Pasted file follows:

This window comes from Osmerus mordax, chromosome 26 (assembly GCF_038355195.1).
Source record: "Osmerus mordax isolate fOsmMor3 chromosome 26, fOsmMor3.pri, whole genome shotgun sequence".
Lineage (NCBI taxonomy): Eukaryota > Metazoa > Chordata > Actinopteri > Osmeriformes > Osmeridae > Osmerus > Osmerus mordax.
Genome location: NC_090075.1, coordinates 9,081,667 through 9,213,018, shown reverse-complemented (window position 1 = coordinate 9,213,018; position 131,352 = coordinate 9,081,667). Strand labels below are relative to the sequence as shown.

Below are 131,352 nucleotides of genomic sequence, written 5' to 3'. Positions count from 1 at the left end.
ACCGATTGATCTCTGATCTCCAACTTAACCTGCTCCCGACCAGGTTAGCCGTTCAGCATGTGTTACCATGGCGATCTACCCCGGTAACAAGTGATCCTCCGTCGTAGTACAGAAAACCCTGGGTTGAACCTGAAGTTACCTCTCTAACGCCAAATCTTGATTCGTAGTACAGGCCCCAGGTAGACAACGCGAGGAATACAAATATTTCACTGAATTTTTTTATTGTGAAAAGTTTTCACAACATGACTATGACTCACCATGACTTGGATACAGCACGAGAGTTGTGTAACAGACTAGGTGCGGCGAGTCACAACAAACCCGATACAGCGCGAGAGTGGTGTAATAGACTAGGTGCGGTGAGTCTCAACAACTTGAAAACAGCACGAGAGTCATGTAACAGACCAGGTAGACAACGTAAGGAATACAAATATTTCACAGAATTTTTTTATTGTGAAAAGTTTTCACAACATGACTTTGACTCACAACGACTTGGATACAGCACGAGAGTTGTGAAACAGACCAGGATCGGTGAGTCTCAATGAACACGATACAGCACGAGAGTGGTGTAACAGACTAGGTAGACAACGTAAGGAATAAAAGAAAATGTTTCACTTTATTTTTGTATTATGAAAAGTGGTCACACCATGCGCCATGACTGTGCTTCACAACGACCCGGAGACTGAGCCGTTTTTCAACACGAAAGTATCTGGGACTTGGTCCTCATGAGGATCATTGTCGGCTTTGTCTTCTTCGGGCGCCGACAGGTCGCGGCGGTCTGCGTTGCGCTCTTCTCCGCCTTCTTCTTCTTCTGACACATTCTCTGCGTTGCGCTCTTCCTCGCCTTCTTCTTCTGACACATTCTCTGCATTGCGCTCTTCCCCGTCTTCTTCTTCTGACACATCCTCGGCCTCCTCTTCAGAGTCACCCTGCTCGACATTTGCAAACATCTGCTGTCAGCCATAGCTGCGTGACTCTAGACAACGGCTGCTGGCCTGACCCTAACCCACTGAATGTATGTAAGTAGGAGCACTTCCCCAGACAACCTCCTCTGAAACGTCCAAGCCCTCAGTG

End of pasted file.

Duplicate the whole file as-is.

This window comes from Osmerus mordax, chromosome 26 (assembly GCF_038355195.1).
Source record: "Osmerus mordax isolate fOsmMor3 chromosome 26, fOsmMor3.pri, whole genome shotgun sequence".
Lineage (NCBI taxonomy): Eukaryota > Metazoa > Chordata > Actinopteri > Osmeriformes > Osmeridae > Osmerus > Osmerus mordax.
Genome location: NC_090075.1, coordinates 9,081,667 through 9,213,018, shown reverse-complemented (window position 1 = coordinate 9,213,018; position 131,352 = coordinate 9,081,667). Strand labels below are relative to the sequence as shown.

Below are 131,352 nucleotides of genomic sequence, written 5' to 3'. Positions count from 1 at the left end.
ACCGATTGATCTCTGATCTCCAACTTAACCTGCTCCCGACCAGGTTAGCCGTTCAGCATGTGTTACCATGGCGATCTACCCCGGTAACAAGTGATCCTCCGTCGTAGTACAGAAAACCCTGGGTTGAACCTGAAGTTACCTCTCTAACGCCAAATCTTGATTCGTAGTACAGGCCCCAGGTAGACAACGCGAGGAATACAAATATTTCACTGAATTTTTTTATTGTGAAAAGTTTTCACAACATGACTATGACTCACCATGACTTGGATACAGCACGAGAGTTGTGTAACAGACTAGGTGCGGCGAGTCACAACAAACCCGATACAGCGCGAGAGTGGTGTAATAGACTAGGTGCGGTGAGTCTCAACAACTTGAAAACAGCACGAGAGTCATGTAACAGACCAGGTAGACAACGTAAGGAATACAAATATTTCACAGAATTTTTTTATTGTGAAAAGTTTTCACAACATGACTTTGACTCACAACGACTTGGATACAGCACGAGAGTTGTGAAACAGACCAGGATCGGTGAGTCTCAATGAACACGATACAGCACGAGAGTGGTGTAACAGACTAGGTAGACAACGTAAGGAATAAAAGAAAATGTTTCACTTTATTTTTGTATTATGAAAAGTGGTCACACCATGCGCCATGACTGTGCTTCACAACGACCCGGAGACTGAGCCGTTTTTCAACACGAAAGTATCTGGGACTTGGTCCTCATGAGGATCATTGTCGGCTTTGTCTTCTTCGGGCGCCGACAGGTCGCGGCGGTCTGCGTTGCGCTCTTCTCCGCCTTCTTCTTCTTCTGACACATTCTCTGCGTTGCGCTCTTCCTCGCCTTCTTCTTCTGACACATTCTCTGCATTGCGCTCTTCCCCGTCTTCTTCTTCTGACACATCCTCGGCCTCCTCTTCAGAGTCACCCTGCTCGACATTTGCAAACATCTGCTGTCAGCCATAGCTGCGTGACTCTAGACAACGGCTGCTGGCCTGACCCTAACCCACTGAATGTATGTAAGTAGGAGCACTTCCCCAGACAACCTCCTCTGAAACGTCCAAGCCCTCAGTG